Harley-Davidson Inc. (NYSE:HOG) is perhaps the best known manufacturer of motorcycles on the globe. What you may not know is that the stock is now down over 5 percent year-to-date, while the overall market continues to move higher. In fact, Harley-Davidson is now in the middle of its 52 week range, and looks set to ride itself lower on the back of a disappointing earnings report. The question we all have now is “just what do I do with the stock?” At 17 times earnings, it is a tough call to determine whether to cut the hog loose, for lack of a better pun. An analysis of the company’s recent performance is justified.
The company’s second-quarter diluted earnings per share came in at $1.62. This was an improvement of 33.9 percent compared to last year due to higher motorcycle shipments and continued improvement in operating efficiencies. Net income was $354.2 million on consolidated revenue of $2.00 billion, compared to net income of $271.7 million in the year-ago period on consolidated revenue of $1.79 billion. Operating income from motorcycles and related products grew 32.3 percent to $473.3 million, compared to operating income of $357.7 million in the year-ago period.
For the purposes of this article, I will stick to the core business, and that is motorcycle and accessories sales. I actually thought the quarter was pretty darn good. Revenue from motorcycle sales grew 16.2 percent to $1.48 billion, compared to revenue of $1.27 billion in the year-ago period. The company shipped 92,217 motorcycles to dealers and distributors worldwide during the quarter, in line with guidance and a 9.0 percent increase compared to shipments of 84,606 motorcycles in the year-ago period.
Revenue from motorcycle parts and accessories was $271.6 million during the quarter, up 0.7 percent, and revenue from general merchandise was $76.4 million, down 6.5 percent, compared to the year-ago period. Even gross margin was 39.5 percent in the second quarter of 2014, compared to 36.9 percent in the second quarter of 2013. Second-quarter operating margin from motorcycles and related products was 25.8 percent, compared to operating margin of 21.9 percent in last year’s second-quarter.
As a far as the company goes, earnings, revenues and gross margin all improved. One sticking point is that dealers worldwide sold 90,218 new Harley-Davidson motorcycles in the second-quarter of 2014 compared to 90,193 motorcycles in the year-ago quarter. In the U.S., dealers sold 58,225 new Harley-Davidson motorcycles in the quarter, compared to sales of 58,241 motorcycles in the year-ago period. In international markets, dealers sold 31,993 new Harley-Davidson motorcycles during the second-quarter, compared to 31,952 motorcycles in the year-ago period, with sales up 7.0 percent in the European Region and 1.5 percent in the Asia Pacific Region, and down 10.4 percent in the Latin America Region and 18.0 percent in Canada. This news hurt the stock. Harley-Davidson, Inc. Chair, President and Chief Executive Officer Keith Wandell, stated:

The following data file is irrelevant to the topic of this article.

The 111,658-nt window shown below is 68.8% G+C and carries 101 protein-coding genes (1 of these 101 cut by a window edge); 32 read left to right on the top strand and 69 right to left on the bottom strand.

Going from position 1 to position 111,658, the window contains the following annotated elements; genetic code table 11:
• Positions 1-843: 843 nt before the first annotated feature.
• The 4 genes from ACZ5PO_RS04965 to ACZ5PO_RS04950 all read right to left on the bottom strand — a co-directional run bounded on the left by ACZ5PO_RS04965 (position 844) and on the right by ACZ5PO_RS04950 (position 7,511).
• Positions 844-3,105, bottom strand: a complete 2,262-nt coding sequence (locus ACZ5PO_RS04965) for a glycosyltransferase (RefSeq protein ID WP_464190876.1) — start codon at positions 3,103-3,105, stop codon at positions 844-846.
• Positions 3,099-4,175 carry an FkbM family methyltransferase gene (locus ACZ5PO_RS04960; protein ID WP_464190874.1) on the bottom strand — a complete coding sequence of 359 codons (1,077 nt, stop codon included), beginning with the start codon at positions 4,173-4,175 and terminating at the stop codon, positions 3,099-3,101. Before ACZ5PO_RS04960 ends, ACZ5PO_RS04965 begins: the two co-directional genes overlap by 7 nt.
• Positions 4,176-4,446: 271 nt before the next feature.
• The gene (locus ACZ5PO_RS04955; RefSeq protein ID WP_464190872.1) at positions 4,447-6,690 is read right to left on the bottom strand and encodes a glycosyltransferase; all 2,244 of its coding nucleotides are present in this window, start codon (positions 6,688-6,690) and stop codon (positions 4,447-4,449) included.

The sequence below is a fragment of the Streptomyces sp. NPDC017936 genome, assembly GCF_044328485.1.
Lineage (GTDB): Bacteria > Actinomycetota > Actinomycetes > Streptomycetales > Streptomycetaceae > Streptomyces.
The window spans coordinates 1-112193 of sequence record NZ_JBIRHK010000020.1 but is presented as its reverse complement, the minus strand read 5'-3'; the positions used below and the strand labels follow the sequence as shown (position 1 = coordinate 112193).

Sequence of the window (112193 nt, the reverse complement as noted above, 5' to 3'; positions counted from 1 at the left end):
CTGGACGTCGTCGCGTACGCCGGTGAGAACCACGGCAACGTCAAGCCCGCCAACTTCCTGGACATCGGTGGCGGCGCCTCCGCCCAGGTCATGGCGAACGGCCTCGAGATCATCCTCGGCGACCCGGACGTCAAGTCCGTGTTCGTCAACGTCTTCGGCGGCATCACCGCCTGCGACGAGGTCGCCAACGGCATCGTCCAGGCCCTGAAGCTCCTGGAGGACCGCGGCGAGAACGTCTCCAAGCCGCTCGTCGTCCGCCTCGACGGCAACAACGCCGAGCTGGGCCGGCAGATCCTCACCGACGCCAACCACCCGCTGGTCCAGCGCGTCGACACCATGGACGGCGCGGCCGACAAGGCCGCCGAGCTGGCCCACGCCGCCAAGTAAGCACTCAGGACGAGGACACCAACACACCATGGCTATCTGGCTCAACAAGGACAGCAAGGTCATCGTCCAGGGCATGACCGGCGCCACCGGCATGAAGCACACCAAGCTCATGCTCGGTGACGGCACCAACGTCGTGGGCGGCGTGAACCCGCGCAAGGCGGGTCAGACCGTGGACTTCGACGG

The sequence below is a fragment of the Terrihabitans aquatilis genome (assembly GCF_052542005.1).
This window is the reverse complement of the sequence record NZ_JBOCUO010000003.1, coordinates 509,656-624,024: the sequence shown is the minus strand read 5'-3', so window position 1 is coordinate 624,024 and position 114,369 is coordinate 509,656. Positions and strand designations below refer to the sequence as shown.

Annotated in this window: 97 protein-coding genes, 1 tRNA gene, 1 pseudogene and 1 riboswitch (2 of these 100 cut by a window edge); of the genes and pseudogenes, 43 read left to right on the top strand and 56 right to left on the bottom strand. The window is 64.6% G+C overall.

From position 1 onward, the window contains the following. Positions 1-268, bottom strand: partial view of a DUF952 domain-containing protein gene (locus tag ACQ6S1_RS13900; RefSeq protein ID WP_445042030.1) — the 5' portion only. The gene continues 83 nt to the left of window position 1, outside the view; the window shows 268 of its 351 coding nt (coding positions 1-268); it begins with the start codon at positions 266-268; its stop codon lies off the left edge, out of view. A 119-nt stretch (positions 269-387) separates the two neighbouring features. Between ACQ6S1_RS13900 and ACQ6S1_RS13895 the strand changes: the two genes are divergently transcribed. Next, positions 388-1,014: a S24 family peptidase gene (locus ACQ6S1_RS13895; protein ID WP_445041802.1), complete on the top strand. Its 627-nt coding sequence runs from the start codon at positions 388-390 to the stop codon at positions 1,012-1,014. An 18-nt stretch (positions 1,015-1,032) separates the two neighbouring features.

“Harley-Davidson’s second-quarter results reflect the financial strength of the company and brand, including the benefits of continuous improvement throughout our operation. As a customer-led organization, our employees, dealers in 90 countries and suppliers are focused every day on providing outstanding products and experiences for customers around the world. U.S. retail Harley-Davidson sales fell short of our expectations in the second-quarter. Because we are committed to managing supply in line with demand, we are reducing our full-year shipment plan and now expect shipment growth of approximately 3.5 to 5.5 percent over last year; the company previously had forecast full-year shipment growth of approximately 7 to 9 percent. We believe the underlying demand fundamentals of the business remain intact. We continue to see a strong response to the new Rushmore models as well as great interest in the Harley-Davidson Street 750 and 500, which began to hit dealer showrooms in late June.”
There you have it. The company performed rather well in the quarter financially. But it’s the bolded quote above from the CEO which is sending shares lower. A reduction of the full-year shipment plan to only show shipment growth of approximately 3.5 to 5.5 percent over last year relative to previous guidance for full-year shipment growth of approximately 7 to 9 percent is the reasons shares are being decimated. It is certainly disappointing. However, the financials of the company are intact. I do not think you should sell here, but you shouldn’t necessarily buy the dip. I would instead hold through this patch until the next report, maybe trading around the core position to earn income. But by no means should you cut the hog loose.
Disclosure: Christopher F. Davis holds no position in any stocks mentioned and has no plans to initiate a position in the next 72 hours. He has hold rating on Harley-Davidson and a $60 price target.